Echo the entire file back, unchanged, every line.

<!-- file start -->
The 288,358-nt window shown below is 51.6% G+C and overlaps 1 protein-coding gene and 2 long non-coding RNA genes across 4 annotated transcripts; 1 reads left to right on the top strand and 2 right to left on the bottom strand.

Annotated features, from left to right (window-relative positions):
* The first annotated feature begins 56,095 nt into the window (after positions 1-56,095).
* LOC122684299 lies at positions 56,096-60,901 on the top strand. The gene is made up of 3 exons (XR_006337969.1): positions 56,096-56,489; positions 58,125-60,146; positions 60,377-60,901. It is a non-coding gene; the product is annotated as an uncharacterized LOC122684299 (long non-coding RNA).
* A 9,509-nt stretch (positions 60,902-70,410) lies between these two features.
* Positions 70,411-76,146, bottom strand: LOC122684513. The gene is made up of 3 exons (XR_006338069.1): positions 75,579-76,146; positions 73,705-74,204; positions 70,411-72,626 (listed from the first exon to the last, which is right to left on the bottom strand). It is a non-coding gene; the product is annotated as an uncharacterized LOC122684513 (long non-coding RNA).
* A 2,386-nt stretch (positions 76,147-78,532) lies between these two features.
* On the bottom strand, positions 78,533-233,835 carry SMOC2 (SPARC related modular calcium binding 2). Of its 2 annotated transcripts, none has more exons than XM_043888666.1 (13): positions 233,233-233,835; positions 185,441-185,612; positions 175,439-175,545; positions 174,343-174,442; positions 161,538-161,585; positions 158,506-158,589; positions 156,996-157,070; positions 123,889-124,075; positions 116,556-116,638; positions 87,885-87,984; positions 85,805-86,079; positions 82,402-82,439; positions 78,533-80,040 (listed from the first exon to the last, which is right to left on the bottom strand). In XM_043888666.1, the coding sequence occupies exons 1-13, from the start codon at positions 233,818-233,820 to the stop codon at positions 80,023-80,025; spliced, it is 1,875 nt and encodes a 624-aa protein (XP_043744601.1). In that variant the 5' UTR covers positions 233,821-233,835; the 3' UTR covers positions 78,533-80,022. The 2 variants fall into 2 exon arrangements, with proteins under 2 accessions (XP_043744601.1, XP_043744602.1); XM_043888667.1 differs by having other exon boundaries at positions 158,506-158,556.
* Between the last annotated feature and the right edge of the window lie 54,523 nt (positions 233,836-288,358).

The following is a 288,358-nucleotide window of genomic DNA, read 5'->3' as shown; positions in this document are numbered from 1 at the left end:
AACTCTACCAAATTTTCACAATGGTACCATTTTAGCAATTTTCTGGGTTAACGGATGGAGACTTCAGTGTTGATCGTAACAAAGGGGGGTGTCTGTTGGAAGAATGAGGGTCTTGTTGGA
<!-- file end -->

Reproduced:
The 288,358-nt window shown below is 51.6% G+C and overlaps 1 protein-coding gene and 2 long non-coding RNA genes across 4 annotated transcripts; 1 reads left to right on the top strand and 2 right to left on the bottom strand.

Annotated features, from left to right (window-relative positions):
* The first annotated feature begins 56,095 nt into the window (after positions 1-56,095).
* LOC122684299 lies at positions 56,096-60,901 on the top strand. The gene is made up of 3 exons (XR_006337969.1): positions 56,096-56,489; positions 58,125-60,146; positions 60,377-60,901. It is a non-coding gene; the product is annotated as an uncharacterized LOC122684299 (long non-coding RNA).
* A 9,509-nt stretch (positions 60,902-70,410) lies between these two features.
* Positions 70,411-76,146, bottom strand: LOC122684513. The gene is made up of 3 exons (XR_006338069.1): positions 75,579-76,146; positions 73,705-74,204; positions 70,411-72,626 (listed from the first exon to the last, which is right to left on the bottom strand). It is a non-coding gene; the product is annotated as an uncharacterized LOC122684513 (long non-coding RNA).
* A 2,386-nt stretch (positions 76,147-78,532) lies between these two features.
* On the bottom strand, positions 78,533-233,835 carry SMOC2 (SPARC related modular calcium binding 2). Of its 2 annotated transcripts, none has more exons than XM_043888666.1 (13): positions 233,233-233,835; positions 185,441-185,612; positions 175,439-175,545; positions 174,343-174,442; positions 161,538-161,585; positions 158,506-158,589; positions 156,996-157,070; positions 123,889-124,075; positions 116,556-116,638; positions 87,885-87,984; positions 85,805-86,079; positions 82,402-82,439; positions 78,533-80,040 (listed from the first exon to the last, which is right to left on the bottom strand). In XM_043888666.1, the coding sequence occupies exons 1-13, from the start codon at positions 233,818-233,820 to the stop codon at positions 80,023-80,025; spliced, it is 1,875 nt and encodes a 624-aa protein (XP_043744601.1). In that variant the 5' UTR covers positions 233,821-233,835; the 3' UTR covers positions 78,533-80,022. The 2 variants fall into 2 exon arrangements, with proteins under 2 accessions (XP_043744601.1, XP_043744602.1); XM_043888667.1 differs by having other exon boundaries at positions 158,506-158,556.
* Between the last annotated feature and the right edge of the window lie 54,523 nt (positions 233,836-288,358).

The following is a 288,358-nucleotide window of genomic DNA, read 5'->3' as shown; positions in this document are numbered from 1 at the left end:
AACTCTACCAAATTTTCACAATGGTACCATTTTAGCAATTTTCTGGGTTAACGGATGGAGACTTCAGTGTTGATCGTAACAAAGGGGGGTGTCTGTTGGAAGAATGAGGGTCTTGTTGGA